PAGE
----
The Survivors of the Chancellor/Chapter I
CHARLESTON, September 27, 1898. -- It is high tide, and three o'clock in the afternoon when we leave the Battery quay; the ebb carries us off shore, and as Captain Huntly has hoisted both main and top sails, the northerly breeze drives the Chancellor briskly across the bay. Fort Sumter ere long is doubled, the sweeping batteries of the mainland on our left are soon passed, and by four o'clock the rapid current of the ebbing tide has carried us through the harbor mouth.
But as yet we have not reached the open sea; we have still to thread our way through the narrow channels which the surge has hollowed out amongst the sand-banks. The captain takes a southwest course, rounding the lighthouse at the corner of the fort; the sails are closely trimmed; the last sandy point is safely coasted, and at length, at seven o'clock in the evening, we are out free upon the wide Atlantic.
The Chancellor is a fine square-rigged three-master, of 900 tons burden, and belongs to the wealthy Liverpool firm of Laird Brothers. She is two years old, is sheathed and secured with copper, her decks being of teak, and the base of all her masts, except the mizzen, with all their fittings, being of iron. She is registered first class, A 1, and is now on her third voyage between Charleston and Liverpool. As she wended her way through the channels of Charleston harbor, it was the British flag that was lowered from her mast-head; but without colors at all, no sailor could have hesitated for a moment in telling her nationality, -- for English she was, and nothing but English from her water-line upward to the truck of her masts.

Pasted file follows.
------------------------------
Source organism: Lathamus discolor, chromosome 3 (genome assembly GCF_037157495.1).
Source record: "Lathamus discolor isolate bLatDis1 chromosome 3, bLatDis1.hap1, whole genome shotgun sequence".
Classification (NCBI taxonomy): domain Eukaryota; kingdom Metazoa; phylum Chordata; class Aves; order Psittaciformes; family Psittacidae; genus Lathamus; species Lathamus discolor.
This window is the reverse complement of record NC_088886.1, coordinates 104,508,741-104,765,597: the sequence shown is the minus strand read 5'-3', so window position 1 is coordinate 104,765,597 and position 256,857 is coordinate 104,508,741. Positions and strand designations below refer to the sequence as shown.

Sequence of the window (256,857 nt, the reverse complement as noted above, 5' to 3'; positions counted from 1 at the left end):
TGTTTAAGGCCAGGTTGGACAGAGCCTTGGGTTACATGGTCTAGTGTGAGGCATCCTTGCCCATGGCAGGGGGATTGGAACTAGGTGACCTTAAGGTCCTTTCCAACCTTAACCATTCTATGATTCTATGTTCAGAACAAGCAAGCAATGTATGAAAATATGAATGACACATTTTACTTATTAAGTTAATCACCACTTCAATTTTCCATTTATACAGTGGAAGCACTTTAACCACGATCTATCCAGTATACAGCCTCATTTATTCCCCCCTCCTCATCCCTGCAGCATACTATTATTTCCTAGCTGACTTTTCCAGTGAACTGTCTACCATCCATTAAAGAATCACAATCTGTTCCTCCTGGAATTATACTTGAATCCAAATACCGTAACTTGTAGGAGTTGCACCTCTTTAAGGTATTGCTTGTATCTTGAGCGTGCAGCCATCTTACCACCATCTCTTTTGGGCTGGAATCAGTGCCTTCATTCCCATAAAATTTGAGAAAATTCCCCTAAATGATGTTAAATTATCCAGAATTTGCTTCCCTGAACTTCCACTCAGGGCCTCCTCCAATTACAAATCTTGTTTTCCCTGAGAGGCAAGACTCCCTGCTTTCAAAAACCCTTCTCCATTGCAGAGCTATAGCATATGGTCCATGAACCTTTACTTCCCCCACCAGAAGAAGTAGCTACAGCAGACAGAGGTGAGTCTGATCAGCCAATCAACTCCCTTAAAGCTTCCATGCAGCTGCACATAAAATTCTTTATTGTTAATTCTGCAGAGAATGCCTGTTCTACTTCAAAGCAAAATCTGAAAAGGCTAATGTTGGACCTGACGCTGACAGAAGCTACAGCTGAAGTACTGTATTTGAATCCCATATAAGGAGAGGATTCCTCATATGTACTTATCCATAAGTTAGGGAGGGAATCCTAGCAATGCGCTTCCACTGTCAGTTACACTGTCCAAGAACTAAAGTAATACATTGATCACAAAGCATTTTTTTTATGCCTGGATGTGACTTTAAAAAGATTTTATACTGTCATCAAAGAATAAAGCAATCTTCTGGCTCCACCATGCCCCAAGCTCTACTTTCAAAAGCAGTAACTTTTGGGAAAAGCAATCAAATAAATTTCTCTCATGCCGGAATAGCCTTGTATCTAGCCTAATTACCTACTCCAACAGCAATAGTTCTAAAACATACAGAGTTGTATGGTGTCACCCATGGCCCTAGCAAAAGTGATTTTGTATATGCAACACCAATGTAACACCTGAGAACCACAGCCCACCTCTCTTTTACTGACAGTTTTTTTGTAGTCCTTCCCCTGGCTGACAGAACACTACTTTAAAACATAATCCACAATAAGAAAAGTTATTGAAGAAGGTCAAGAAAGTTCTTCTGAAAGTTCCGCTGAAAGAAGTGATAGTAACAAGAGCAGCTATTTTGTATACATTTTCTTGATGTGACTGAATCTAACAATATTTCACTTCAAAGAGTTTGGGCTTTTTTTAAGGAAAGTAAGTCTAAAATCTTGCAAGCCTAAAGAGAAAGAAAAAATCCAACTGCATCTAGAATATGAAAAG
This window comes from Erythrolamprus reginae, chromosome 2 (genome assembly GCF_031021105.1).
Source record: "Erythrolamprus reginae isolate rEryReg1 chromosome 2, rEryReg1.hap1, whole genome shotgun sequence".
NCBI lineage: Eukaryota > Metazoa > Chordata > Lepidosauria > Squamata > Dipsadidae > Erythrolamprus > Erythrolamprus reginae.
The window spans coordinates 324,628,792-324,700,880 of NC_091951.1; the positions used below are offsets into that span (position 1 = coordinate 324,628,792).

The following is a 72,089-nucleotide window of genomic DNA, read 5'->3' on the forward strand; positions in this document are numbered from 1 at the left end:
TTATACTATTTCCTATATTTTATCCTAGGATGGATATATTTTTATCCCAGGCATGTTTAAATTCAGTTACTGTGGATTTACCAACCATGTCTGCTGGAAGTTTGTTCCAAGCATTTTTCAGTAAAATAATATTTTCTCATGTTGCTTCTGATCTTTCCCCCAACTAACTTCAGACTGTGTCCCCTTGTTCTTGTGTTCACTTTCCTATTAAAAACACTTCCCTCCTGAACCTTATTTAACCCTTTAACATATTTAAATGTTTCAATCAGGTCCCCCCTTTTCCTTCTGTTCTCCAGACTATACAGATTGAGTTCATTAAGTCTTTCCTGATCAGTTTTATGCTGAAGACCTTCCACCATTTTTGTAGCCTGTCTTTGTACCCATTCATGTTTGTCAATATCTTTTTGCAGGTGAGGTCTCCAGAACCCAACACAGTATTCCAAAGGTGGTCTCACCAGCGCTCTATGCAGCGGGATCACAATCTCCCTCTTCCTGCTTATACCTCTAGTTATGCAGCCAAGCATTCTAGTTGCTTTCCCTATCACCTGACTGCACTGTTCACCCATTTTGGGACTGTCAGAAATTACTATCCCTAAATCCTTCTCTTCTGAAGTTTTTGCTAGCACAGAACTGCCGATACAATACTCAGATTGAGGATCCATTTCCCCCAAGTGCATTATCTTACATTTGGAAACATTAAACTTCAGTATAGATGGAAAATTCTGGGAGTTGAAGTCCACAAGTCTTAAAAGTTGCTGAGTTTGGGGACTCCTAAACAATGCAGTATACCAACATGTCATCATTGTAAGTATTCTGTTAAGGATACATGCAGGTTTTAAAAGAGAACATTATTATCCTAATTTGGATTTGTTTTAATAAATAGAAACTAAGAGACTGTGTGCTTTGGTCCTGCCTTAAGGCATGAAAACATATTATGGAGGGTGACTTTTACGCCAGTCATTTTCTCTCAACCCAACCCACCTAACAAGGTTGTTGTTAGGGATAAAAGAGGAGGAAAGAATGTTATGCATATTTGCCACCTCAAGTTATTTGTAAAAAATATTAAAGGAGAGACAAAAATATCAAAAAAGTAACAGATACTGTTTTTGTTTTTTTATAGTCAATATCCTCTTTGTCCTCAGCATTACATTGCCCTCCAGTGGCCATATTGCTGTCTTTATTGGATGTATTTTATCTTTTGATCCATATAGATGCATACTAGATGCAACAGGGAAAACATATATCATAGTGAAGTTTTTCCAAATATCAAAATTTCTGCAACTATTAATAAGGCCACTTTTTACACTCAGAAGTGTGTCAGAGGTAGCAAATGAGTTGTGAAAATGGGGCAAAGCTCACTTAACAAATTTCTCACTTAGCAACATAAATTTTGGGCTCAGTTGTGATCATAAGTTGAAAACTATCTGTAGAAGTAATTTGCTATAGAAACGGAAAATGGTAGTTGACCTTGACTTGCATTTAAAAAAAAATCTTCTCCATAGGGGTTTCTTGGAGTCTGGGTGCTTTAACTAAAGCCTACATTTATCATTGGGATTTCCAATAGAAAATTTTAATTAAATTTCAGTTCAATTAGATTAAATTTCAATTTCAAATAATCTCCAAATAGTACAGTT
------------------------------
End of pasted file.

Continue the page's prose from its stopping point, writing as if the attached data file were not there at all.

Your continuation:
I must now relate how it happens that I have taken my passage on board the Chancellor on her return voyage to England.
At present there is no direct steamship service between South Carolina and Great Britain, and all who wish to cross must go either northward to New York or southward to New Orleans. It is quite true that if I had chosen a start from New York I might have found plenty of vessels belonging to English, French, or Hamburg lines, any of which would have conveyed me by a rapid voyage to my destination; and it is equally true that if I had selected New Orleans for my embarkation I could readily have reached Europe by one of the vessels of the National Steam Navigation Company, which join the French transatlantic line of Colon and Aspinwall. But it was fated to be otherwise.
One day, as I was loitering about the Charleston quays, my eye lighted on this vessel. There was something about the Chancellor that pleased me, and a kind of involuntary impulse took me on board, where I found the internal arrangements perfectly comfortable. Yielding to the idea that a voyage in a sailing vessel had certain charms beyond the transit in a steamer, and reckoning that with wind and wave in my favor there would be little material difference in time; considering, moreover, that in these low latitudes the weather in early autumn is fine and unbroken, I came to my decision, and proceeded forthwith to secure my passage by this route to Europe.
Have I done right or wrong? Whether I shall have reason to regret my determination is a problem to be solved in the future. However, I will begin to record the incidents of our daily experience, dubious as I feel whether the lines of my chronicle will ever find a reader.